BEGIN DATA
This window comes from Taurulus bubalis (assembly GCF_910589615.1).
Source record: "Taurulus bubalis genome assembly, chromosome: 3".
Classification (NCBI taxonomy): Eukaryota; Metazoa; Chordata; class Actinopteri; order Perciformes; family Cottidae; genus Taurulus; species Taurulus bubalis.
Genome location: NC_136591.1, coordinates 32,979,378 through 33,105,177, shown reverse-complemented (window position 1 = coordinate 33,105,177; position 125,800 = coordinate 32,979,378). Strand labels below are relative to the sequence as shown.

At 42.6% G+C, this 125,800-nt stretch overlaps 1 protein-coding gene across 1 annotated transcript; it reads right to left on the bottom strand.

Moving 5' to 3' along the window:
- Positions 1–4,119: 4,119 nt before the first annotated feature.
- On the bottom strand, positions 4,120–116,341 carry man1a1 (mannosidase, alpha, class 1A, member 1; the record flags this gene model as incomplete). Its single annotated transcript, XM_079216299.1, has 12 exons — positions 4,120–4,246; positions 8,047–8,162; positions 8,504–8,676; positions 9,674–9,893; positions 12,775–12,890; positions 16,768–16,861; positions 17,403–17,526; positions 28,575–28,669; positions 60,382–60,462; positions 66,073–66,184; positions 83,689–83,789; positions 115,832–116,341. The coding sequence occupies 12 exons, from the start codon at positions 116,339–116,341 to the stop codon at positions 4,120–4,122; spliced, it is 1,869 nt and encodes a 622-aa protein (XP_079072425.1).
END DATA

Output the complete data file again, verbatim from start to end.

This window comes from Taurulus bubalis (assembly GCF_910589615.1).
Source record: "Taurulus bubalis genome assembly, chromosome: 3".
Classification (NCBI taxonomy): Eukaryota; Metazoa; Chordata; class Actinopteri; order Perciformes; family Cottidae; genus Taurulus; species Taurulus bubalis.
Genome location: NC_136591.1, coordinates 32,979,378 through 33,105,177, shown reverse-complemented (window position 1 = coordinate 33,105,177; position 125,800 = coordinate 32,979,378). Strand labels below are relative to the sequence as shown.

At 42.6% G+C, this 125,800-nt stretch overlaps 1 protein-coding gene across 1 annotated transcript; it reads right to left on the bottom strand.

Moving 5' to 3' along the window:
- Positions 1–4,119: 4,119 nt before the first annotated feature.
- On the bottom strand, positions 4,120–116,341 carry man1a1 (mannosidase, alpha, class 1A, member 1; the record flags this gene model as incomplete). Its single annotated transcript, XM_079216299.1, has 12 exons — positions 4,120–4,246; positions 8,047–8,162; positions 8,504–8,676; positions 9,674–9,893; positions 12,775–12,890; positions 16,768–16,861; positions 17,403–17,526; positions 28,575–28,669; positions 60,382–60,462; positions 66,073–66,184; positions 83,689–83,789; positions 115,832–116,341. The coding sequence occupies 12 exons, from the start codon at positions 116,339–116,341 to the stop codon at positions 4,120–4,122; spliced, it is 1,869 nt and encodes a 622-aa protein (XP_079072425.1).